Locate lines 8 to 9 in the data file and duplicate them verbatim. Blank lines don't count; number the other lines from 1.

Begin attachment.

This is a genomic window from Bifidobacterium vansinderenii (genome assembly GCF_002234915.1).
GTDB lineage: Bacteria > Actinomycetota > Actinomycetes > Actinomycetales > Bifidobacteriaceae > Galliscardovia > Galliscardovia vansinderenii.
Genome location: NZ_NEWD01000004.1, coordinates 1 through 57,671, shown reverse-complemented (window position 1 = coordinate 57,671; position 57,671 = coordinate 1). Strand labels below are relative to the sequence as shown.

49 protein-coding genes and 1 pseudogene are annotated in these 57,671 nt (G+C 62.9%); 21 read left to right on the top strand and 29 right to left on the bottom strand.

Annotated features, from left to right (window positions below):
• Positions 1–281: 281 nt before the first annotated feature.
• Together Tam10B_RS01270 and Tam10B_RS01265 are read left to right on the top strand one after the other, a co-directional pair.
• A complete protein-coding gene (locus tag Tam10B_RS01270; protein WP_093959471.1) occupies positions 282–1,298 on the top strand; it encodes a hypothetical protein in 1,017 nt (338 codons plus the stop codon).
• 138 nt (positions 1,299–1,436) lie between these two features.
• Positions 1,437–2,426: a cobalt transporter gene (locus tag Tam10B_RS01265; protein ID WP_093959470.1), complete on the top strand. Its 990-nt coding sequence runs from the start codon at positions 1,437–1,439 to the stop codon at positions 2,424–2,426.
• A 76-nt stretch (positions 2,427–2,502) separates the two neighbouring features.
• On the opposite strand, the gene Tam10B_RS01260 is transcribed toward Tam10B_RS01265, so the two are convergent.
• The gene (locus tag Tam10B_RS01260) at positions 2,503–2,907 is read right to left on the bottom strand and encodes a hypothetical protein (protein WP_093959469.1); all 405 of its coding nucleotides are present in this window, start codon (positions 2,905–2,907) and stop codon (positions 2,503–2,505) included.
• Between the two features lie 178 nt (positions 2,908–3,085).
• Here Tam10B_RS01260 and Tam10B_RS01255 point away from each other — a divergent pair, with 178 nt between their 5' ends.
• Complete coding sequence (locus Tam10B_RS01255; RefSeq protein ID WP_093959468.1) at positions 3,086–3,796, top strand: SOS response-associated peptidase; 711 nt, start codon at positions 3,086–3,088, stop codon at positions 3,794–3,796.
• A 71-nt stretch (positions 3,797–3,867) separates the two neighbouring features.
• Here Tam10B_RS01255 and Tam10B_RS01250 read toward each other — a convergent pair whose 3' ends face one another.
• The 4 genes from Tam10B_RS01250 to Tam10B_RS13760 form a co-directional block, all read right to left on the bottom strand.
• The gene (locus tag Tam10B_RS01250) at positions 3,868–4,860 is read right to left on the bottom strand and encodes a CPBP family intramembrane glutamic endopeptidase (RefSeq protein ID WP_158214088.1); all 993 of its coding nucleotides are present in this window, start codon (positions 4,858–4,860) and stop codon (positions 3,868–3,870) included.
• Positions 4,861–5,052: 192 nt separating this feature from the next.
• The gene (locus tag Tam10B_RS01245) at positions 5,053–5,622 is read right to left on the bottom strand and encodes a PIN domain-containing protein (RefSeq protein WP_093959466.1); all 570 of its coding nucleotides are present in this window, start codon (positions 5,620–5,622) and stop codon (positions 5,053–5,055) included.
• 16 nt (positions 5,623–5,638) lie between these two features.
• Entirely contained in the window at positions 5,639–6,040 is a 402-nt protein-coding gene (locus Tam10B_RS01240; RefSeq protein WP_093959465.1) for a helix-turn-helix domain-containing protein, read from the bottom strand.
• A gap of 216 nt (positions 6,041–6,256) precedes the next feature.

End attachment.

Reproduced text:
• A complete protein-coding gene (locus tag Tam10B_RS01270; protein WP_093959471.1) occupies positions 282–1,298 on the top strand; it encodes a hypothetical protein in 1,017 nt (338 codons plus the stop codon).
• 138 nt (positions 1,299–1,436) lie between these two features.